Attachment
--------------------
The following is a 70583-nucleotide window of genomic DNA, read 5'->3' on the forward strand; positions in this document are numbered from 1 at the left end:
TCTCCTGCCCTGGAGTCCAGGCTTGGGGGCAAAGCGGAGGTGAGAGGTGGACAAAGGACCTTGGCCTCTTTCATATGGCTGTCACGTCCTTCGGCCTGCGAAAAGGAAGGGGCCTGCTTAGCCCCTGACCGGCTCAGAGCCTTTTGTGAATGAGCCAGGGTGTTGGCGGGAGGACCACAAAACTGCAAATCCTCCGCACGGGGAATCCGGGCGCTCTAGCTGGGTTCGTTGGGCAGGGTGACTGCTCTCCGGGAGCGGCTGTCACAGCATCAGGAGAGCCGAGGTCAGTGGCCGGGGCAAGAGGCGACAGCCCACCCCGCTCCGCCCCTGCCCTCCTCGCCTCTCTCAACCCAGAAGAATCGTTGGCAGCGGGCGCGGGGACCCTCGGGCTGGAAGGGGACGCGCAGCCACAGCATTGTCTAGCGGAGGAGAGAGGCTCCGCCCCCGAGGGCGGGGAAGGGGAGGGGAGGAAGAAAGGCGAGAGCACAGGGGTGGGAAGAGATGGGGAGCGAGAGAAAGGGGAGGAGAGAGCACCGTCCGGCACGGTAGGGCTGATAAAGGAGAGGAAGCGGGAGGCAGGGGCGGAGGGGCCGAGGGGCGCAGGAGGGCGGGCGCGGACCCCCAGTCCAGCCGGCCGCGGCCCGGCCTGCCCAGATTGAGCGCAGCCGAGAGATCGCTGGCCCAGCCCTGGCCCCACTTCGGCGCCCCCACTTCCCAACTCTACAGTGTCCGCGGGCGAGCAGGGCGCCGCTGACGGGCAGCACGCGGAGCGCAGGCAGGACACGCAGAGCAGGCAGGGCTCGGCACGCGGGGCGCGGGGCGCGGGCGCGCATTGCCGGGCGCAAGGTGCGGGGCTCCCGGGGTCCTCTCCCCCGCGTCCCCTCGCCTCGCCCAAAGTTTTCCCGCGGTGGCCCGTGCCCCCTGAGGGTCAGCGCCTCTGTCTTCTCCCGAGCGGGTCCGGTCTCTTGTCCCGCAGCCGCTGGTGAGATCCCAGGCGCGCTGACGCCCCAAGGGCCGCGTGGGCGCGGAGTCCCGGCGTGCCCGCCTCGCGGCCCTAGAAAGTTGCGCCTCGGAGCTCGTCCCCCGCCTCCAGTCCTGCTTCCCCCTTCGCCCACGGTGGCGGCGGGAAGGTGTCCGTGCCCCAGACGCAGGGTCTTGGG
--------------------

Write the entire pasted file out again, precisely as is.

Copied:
The following is a 70583-nucleotide window of genomic DNA, read 5'->3' on the forward strand; positions in this document are numbered from 1 at the left end:
TCTCCTGCCCTGGAGTCCAGGCTTGGGGGCAAAGCGGAGGTGAGAGGTGGACAAAGGACCTTGGCCTCTTTCATATGGCTGTCACGTCCTTCGGCCTGCGAAAAGGAAGGGGCCTGCTTAGCCCCTGACCGGCTCAGAGCCTTTTGTGAATGAGCCAGGGTGTTGGCGGGAGGACCACAAAACTGCAAATCCTCCGCACGGGGAATCCGGGCGCTCTAGCTGGGTTCGTTGGGCAGGGTGACTGCTCTCCGGGAGCGGCTGTCACAGCATCAGGAGAGCCGAGGTCAGTGGCCGGGGCAAGAGGCGACAGCCCACCCCGCTCCGCCCCTGCCCTCCTCGCCTCTCTCAACCCAGAAGAATCGTTGGCAGCGGGCGCGGGGACCCTCGGGCTGGAAGGGGACGCGCAGCCACAGCATTGTCTAGCGGAGGAGAGAGGCTCCGCCCCCGAGGGCGGGGAAGGGGAGGGGAGGAAGAAAGGCGAGAGCACAGGGGTGGGAAGAGATGGGGAGCGAGAGAAAGGGGAGGAGAGAGCACCGTCCGGCACGGTAGGGCTGATAAAGGAGAGGAAGCGGGAGGCAGGGGCGGAGGGGCCGAGGGGCGCAGGAGGGCGGGCGCGGACCCCCAGTCCAGCCGGCCGCGGCCCGGCCTGCCCAGATTGAGCGCAGCCGAGAGATCGCTGGCCCAGCCCTGGCCCCACTTCGGCGCCCCCACTTCCCAACTCTACAGTGTCCGCGGGCGAGCAGGGCGCCGCTGACGGGCAGCACGCGGAGCGCAGGCAGGACACGCAGAGCAGGCAGGGCTCGGCACGCGGGGCGCGGGGCGCGGGCGCGCATTGCCGGGCGCAAGGTGCGGGGCTCCCGGGGTCCTCTCCCCCGCGTCCCCTCGCCTCGCCCAAAGTTTTCCCGCGGTGGCCCGTGCCCCCTGAGGGTCAGCGCCTCTGTCTTCTCCCGAGCGGGTCCGGTCTCTTGTCCCGCAGCCGCTGGTGAGATCCCAGGCGCGCTGACGCCCCAAGGGCCGCGTGGGCGCGGAGTCCCGGCGTGCCCGCCTCGCGGCCCTAGAAAGTTGCGCCTCGGAGCTCGTCCCCCGCCTCCAGTCCTGCTTCCCCCTTCGCCCACGGTGGCGGCGGGAAGGTGTCCGTGCCCCAGACGCAGGGTCTTGGG